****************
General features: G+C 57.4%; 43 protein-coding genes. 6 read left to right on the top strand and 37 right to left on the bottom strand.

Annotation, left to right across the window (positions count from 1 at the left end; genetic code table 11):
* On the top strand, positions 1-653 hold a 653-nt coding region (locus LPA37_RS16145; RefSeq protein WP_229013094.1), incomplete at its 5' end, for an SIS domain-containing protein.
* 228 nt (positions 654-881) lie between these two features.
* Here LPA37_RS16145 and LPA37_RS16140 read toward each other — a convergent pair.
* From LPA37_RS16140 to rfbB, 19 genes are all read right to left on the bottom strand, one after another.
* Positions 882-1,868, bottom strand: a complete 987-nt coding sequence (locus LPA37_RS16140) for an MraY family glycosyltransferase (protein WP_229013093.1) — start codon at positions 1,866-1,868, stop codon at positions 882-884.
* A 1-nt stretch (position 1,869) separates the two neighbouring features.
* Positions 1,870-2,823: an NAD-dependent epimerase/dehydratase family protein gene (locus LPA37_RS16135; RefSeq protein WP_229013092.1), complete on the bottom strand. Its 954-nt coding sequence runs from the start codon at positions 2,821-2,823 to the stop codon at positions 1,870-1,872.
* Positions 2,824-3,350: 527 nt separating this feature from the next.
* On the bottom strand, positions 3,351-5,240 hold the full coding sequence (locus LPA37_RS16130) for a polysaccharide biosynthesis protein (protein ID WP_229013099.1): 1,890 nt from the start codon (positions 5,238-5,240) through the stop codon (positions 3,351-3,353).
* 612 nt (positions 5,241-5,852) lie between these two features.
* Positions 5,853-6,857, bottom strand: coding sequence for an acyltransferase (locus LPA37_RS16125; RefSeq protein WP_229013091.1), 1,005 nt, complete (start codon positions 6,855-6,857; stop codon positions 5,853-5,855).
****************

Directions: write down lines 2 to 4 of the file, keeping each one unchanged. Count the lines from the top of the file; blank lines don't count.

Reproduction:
Annotation, left to right across the window (positions count from 1 at the left end; genetic code table 11):
* On the top strand, positions 1-653 hold a 653-nt coding region (locus LPA37_RS16145; RefSeq protein WP_229013094.1), incomplete at its 5' end, for an SIS domain-containing protein.
* 228 nt (positions 654-881) lie between these two features.